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Switching Concepts

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					                                 Switching Concepts

Overview



  LAN design has evolved. Network designers until very recently used hubs and bridges to build networks.
  Now switches and routers are the key components in LAN design, and the capabilities and performance
  of these devices continue to improve.


  This module describes the roots of modern Ethernet LANs with an emphasis on the evolution of
  Ethernet/802.3, the most commonly deployed LAN architecture. A look at the historical context of LAN
  development and various network devices that can be utilized at different layers of the OSI model will
  help students better understand the reasons why network devices have evolved as they have.


  Until recently, repeaters were used in most Ethernet networks. Network performance suffered as too
  many devices shared the same segment. Network engineers then added bridges to create multiple
  collision domains. As networks grew in size and complexity, the bridge evolved into the modern switch
  which allows microsegmentation of the network. Modern networks are now built with switches and
  routers, often with both functionalities in one device.


  Many modern switches are capable of performing varied and complex tasks in the network. This module
  will provide an introduction to network segmentation and will describe the basics of switch operation.


  Switches and bridges perform much of the heavy work in LANs where they make nearly instantaneous
  decisions when frames are received. This module describes in detail how switches learn the physical
  addresses of nodes, and how switches transmit and filter frames. This module also describes the
  principles of LAN segmentation and collision domains.


  Switches are Layer 2 devices that are used to increase available bandwidth and reduce network
  congestion. A switch can segment a LAN into microsegments, which are segments with only a single
  host. Microsegmentation creates multiple collision-free domains from one large domain. As a Layer 2
  device, the LAN switch increases the number of collision domains, but all hosts connected to the switch
  are still part of the same broadcast domain.


  This module covers some of the objectives for the CCNA 640-801 and ICND 640-811 exams.


  Students who complete this module should be able to perform the following tasks:


          Describe the history and function of shared, or half-duplex Ethernet
          Define collision as it relates to Ethernet networks
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          Define CSMA/CD
          Describe some of the key elements that affect network performance
          Describe the function of repeaters
          Define network latency
          Define transmission time
          Define network segmentation with routers, switches, and bridges
          Define Ethernet switch latency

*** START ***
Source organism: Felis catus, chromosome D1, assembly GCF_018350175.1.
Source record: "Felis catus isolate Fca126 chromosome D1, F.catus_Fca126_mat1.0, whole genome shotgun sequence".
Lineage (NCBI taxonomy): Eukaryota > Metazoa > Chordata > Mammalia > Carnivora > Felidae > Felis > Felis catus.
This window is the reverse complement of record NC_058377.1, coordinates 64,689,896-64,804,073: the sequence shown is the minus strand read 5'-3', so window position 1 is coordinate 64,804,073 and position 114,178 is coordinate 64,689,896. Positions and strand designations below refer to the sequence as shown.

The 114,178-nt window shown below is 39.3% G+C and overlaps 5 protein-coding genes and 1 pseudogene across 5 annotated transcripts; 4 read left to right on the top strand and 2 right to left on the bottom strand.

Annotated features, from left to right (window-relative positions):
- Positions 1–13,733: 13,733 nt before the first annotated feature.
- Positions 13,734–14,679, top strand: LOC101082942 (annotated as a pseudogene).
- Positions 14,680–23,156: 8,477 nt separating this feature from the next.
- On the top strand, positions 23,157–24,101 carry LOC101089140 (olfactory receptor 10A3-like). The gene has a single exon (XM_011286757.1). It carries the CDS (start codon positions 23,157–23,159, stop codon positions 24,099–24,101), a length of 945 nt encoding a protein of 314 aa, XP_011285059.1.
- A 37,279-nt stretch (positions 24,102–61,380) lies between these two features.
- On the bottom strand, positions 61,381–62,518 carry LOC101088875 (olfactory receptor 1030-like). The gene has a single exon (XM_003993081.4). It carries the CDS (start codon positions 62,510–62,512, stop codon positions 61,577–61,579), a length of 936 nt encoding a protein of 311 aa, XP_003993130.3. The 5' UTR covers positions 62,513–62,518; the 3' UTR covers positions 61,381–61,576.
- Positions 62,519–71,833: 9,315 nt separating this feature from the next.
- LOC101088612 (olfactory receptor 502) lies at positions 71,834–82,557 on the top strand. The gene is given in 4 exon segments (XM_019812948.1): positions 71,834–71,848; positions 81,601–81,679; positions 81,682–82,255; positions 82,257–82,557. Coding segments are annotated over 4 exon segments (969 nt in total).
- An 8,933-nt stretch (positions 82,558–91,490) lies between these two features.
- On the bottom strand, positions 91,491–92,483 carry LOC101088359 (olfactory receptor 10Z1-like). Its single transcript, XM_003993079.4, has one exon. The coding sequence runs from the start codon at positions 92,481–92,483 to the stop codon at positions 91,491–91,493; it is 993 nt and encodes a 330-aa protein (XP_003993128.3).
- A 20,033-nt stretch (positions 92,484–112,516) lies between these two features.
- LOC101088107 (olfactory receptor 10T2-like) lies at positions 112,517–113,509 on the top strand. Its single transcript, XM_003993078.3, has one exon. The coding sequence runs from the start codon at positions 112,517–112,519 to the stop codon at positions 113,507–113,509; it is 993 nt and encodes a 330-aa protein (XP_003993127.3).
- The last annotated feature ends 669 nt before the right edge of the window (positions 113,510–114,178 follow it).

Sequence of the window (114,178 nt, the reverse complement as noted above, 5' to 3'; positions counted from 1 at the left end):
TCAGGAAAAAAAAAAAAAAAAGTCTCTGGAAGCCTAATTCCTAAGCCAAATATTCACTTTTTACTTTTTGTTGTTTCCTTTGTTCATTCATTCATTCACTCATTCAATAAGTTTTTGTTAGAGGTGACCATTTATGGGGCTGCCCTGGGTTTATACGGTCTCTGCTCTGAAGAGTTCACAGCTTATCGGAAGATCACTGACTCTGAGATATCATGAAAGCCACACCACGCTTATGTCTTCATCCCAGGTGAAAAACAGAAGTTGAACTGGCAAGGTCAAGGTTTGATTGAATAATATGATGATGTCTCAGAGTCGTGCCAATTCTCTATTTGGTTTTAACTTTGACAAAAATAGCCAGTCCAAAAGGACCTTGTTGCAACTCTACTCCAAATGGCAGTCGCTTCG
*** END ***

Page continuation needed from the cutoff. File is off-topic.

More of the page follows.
    Explain the differences between Layer 2 and Layer 3 switching
          Define symmetric and asymmetric switching
          Define memory buffering
          Compare and contrast store-and-forward and cut-through switching
          Understand the differences between hubs, bridges, and switches
          Describe the main functions of switches
          List the major switch frame transmission modes
          Describe the process by which switches learn addresses
          Identify and define forwarding modes
          Define LAN segmentation
          Define microsegmentation with the use of switches
          Describe the frame-filtering process
          Compare and contrast collision and broadcast domains
          Identify the cables needed to connect switches to workstations
          Identify the cables needed to connect switches to other switches



4.1       Introduction to Ethernet/802.3 LANs
4.1.1 Ethernet/802.3 LAN development



This page will review the devices that are found on a network.


The earliest LAN technologies used either thick Ethernet or thin Ethernet infrastructures.




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It is important to understand the limitations of these infrastructures, as shown in Figure , in order to
understand the advancements in LAN switching.


The addition of hubs or concentrators into the network offered an improvement on thick and thin Ethernet
technology. A hub is a Layer 1 device and is sometimes referred to as an Ethernet concentrator or a
multi-port repeater. Hubs allow better access to the network for more users. Hubs regenerate data
signals which allows networks to be extended to greater distances. Hubs do not make any decisions
when data signals are received. Hubs simply regenerate and amplify the data signals to all connected
devices, except for the device that originally sent the signal.


Ethernet is fundamentally a shared technology where all users on a given LAN segment compete for the
same available bandwidth. This situation is analogous to a number of cars that try to access a one-lane
road at the same time. Since the road has only one lane, only one car can access it at a time.




As hubs were added to the network, more users competed for the same bandwidth.


Collisions are a by-product of Ethernet networks. If two or more devices try to transmit at the same time,
a collision occurs. This situation is analogous to two cars that try to merge into a single lane and cause a
collision. Traffic is backed up until the collision can be cleared. Excessive collisions in a network result in